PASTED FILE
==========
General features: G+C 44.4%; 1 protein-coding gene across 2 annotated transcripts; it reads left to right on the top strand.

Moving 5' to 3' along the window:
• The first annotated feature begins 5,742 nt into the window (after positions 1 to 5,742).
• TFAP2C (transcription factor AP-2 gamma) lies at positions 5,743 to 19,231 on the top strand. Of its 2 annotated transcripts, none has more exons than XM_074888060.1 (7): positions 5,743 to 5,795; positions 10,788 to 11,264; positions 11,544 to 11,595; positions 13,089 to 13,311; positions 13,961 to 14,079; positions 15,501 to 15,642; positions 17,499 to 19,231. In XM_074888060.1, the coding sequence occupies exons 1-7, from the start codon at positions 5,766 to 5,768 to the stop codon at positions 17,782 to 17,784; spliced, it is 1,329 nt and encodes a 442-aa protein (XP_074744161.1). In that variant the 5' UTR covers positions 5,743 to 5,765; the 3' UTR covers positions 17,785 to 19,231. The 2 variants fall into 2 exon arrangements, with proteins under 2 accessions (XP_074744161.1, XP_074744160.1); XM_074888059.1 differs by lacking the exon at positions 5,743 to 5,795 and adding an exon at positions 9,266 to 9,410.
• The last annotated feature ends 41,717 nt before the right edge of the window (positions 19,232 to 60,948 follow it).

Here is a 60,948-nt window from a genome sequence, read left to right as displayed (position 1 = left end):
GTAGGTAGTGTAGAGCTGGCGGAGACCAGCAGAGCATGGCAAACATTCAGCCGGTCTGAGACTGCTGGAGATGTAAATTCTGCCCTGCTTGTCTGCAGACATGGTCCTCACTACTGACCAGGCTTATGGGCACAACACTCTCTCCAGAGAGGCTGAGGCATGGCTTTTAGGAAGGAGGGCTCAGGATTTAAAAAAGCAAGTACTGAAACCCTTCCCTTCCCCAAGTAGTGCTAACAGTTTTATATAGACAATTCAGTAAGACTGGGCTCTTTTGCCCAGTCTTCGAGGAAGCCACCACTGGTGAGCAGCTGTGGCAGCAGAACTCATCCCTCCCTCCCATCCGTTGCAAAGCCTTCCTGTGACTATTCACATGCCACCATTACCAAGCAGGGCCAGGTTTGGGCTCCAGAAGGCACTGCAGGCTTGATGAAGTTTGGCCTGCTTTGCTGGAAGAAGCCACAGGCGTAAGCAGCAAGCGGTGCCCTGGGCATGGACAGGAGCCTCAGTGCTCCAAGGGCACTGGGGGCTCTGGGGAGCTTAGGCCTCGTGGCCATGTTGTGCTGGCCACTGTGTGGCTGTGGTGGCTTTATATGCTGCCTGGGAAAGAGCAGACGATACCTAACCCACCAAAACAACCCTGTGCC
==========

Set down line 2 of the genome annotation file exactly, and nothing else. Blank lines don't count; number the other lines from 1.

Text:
Moving 5' to 3' along the window: